(point of irony: Blogger's spell-check function does not recognize the possessive "women's".)
When I began to post about the fox and hedgehog thing, it was a post that had been brewing for a few months, but that was most proximately inspired by this post at Historiann's. I mentioned this before, but never explained why.
Historiann asks, among other things, whether anyone would notice if women's history stopped being written. My passive voice formulation is intentional here, because "if women's historians stopped writing women's history" is circular and confusing and possibly tautological. But I'm getting ahead of myself.
Authorial intent aside (we're all postmodernists now - wheee!), my reading of this post suggested two implications: the importance to the profession of doing women's history, and the fact that those with a vested interest in women's history (particularly but not exclusively feminist historians) should keep on keepin' on because -- lip service and an occasional grad seminar book aside -- no one else is going to step up and do it. Likely the same can be said for queer history, though I know less about that field's dynamics.
Each of these implications is fairly clear, but when viewed through the lens of my recent protestations about personal choice on the whole fox/hedgehog thing, combined with the recent post by Tenured Radical on the gendered dimensions of setting boundaries in our jobs, I end up in a nasty double-bind: we all choose whether to be foxes or hedgehogs, but women's/gender/feminist(/queer/?) historians who want to be foxes may feel that there is a moral obligation to be a hedgehog. If we don't do this very important work, who will?
!!TWEEEET!! Time Out: Let's all pause for a moment and think about that last sentence: what a girl thing to say. "Yes, we all agree that it's important, and I understand that no one else wants to do it, and I have written about it in the past, after all, so sure, I'll do it, even though I'd like to be moving in different directions, just like the rest of you. Better I give up on that ambition that anyone else."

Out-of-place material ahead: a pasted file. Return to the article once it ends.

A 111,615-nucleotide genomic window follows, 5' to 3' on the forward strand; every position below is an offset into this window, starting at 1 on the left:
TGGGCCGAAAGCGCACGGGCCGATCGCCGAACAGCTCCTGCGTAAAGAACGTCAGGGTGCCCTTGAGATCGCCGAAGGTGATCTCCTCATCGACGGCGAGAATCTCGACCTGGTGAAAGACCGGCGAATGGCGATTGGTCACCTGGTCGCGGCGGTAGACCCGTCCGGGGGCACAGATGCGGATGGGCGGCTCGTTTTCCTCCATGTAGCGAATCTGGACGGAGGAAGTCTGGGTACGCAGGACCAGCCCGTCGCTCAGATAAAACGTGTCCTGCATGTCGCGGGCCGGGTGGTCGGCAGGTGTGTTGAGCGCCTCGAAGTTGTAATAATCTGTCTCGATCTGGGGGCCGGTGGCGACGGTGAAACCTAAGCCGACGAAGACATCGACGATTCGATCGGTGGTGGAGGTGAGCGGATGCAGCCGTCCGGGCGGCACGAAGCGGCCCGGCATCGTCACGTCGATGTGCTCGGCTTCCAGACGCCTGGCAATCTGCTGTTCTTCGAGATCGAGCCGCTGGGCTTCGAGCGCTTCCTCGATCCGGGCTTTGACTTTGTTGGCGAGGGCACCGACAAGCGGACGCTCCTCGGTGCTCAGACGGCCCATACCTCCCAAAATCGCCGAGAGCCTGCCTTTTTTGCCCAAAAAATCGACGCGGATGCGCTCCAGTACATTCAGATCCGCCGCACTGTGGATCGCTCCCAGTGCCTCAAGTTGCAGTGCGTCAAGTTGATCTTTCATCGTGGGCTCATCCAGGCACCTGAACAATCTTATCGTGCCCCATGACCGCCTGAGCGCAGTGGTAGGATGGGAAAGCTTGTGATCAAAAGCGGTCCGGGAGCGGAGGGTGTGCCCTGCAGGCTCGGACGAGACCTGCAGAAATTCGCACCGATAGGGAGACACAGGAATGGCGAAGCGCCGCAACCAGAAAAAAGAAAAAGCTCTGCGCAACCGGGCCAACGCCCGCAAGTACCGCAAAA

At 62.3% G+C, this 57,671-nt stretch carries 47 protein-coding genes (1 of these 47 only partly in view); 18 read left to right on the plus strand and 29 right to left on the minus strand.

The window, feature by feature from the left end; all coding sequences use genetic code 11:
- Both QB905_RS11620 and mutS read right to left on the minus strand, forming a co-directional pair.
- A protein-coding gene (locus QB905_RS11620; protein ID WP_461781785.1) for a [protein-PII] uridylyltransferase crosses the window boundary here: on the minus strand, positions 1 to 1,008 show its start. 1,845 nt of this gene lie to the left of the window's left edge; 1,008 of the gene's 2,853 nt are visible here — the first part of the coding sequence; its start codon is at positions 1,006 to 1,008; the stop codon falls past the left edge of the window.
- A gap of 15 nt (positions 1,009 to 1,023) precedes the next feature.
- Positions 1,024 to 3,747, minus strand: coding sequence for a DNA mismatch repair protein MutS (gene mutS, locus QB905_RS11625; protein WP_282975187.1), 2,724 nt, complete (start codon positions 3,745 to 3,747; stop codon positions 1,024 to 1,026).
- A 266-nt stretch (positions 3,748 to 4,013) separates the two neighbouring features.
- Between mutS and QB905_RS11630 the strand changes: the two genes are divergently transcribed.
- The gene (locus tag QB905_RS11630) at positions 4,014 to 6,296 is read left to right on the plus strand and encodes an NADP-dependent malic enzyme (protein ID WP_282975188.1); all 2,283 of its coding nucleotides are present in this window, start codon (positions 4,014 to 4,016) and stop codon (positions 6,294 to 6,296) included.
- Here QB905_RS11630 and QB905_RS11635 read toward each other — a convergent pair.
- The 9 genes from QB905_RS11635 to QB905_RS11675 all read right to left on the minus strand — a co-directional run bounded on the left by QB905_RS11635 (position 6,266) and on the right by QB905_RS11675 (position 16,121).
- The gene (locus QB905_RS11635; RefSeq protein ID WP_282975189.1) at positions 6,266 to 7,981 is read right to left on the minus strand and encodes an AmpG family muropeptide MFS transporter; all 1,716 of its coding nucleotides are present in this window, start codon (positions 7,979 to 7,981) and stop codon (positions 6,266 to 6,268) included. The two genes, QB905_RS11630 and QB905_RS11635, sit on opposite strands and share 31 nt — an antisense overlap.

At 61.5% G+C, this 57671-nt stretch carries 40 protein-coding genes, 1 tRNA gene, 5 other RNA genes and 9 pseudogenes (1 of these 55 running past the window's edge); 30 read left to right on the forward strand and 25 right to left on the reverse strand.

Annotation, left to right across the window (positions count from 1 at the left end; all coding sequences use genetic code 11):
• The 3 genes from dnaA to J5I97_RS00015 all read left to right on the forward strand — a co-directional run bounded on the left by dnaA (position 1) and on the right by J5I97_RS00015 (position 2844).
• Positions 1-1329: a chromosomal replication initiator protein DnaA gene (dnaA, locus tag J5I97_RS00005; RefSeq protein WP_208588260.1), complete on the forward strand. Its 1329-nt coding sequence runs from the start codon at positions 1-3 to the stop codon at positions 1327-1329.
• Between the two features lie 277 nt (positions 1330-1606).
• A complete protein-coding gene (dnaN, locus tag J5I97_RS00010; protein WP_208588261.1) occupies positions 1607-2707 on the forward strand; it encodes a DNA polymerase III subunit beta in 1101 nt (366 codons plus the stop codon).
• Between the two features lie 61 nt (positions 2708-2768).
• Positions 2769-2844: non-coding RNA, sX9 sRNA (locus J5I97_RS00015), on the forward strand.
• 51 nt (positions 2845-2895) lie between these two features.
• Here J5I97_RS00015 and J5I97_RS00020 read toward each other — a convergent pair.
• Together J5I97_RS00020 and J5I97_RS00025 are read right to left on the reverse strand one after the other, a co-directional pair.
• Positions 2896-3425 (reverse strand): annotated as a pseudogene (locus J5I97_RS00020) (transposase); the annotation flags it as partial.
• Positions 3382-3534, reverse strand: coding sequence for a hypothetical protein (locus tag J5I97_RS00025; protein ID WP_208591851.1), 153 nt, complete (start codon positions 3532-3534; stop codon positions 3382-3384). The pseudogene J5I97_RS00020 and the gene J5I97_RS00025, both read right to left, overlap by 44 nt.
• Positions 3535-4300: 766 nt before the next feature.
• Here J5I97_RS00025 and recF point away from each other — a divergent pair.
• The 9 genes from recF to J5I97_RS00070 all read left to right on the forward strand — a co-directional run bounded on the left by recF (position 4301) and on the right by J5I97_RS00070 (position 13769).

Now, I know that there are plenty of women's historians (and in other fields too, of course) out there who are joyful hedgehogs by choice; we owe them a great deal as both scholars and feminists. And I also know that women's history is a subfield big enough that you can be a fox within it. But I'm not talking about them -- I'm talking about the feminist fox who feels pressured to be a hedgehog, to continue working in a field that is politically and/or personally important to her, when she'd rather be off writing about municipal institutions or poison or siege techniques of the Hundred-Years' War.
So, about a year too late, here's my "Lesson for Girls (academic version)": Just because you can, doesn't mean you have to. You're not a bad feminist if you write about stuff other than women. You're not a bad feminist if you selfishly follow your own scholarly interests of the moment. You may actually be committing a real feminist action by refusing to let yourself be defined by others' expectations, especially when those expectations allow your more misogynist colleagues to safely ignore or dismiss you. You can support woman-focused studies by buying the books, and assigning them in your classes, not just as tokenism, but as a way of teaching what you were taught: that the study of women fucking transformed the profession. You may choose to be a hedgehog because you have a career's worth of questions about women or gender in your field -- hedgehog away, sister! But that needs to be your choice, and if you choose to be a fox, it's really okay that you let yourself walk off and play somewhere else for a while. The boys get to do it, after all.